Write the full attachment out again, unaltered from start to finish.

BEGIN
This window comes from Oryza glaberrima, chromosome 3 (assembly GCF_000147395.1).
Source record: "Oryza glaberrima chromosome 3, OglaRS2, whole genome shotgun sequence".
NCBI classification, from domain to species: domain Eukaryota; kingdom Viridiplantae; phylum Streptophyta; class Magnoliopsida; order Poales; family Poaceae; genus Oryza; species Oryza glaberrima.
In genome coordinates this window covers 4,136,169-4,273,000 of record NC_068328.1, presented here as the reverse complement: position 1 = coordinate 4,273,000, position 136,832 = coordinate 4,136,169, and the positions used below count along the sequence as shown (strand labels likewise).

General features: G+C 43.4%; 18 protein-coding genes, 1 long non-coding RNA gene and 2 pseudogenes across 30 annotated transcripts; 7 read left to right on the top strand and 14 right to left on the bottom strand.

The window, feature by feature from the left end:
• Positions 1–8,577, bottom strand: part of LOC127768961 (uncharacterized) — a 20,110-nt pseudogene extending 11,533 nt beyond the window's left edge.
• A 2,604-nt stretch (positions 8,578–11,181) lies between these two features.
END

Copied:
This window comes from Oryza glaberrima, chromosome 3 (assembly GCF_000147395.1).
Source record: "Oryza glaberrima chromosome 3, OglaRS2, whole genome shotgun sequence".
NCBI classification, from domain to species: domain Eukaryota; kingdom Viridiplantae; phylum Streptophyta; class Magnoliopsida; order Poales; family Poaceae; genus Oryza; species Oryza glaberrima.
In genome coordinates this window covers 4,136,169-4,273,000 of record NC_068328.1, presented here as the reverse complement: position 1 = coordinate 4,273,000, position 136,832 = coordinate 4,136,169, and the positions used below count along the sequence as shown (strand labels likewise).

General features: G+C 43.4%; 18 protein-coding genes, 1 long non-coding RNA gene and 2 pseudogenes across 30 annotated transcripts; 7 read left to right on the top strand and 14 right to left on the bottom strand.

The window, feature by feature from the left end:
• Positions 1–8,577, bottom strand: part of LOC127768961 (uncharacterized) — a 20,110-nt pseudogene extending 11,533 nt beyond the window's left edge.
• A 2,604-nt stretch (positions 8,578–11,181) lies between these two features.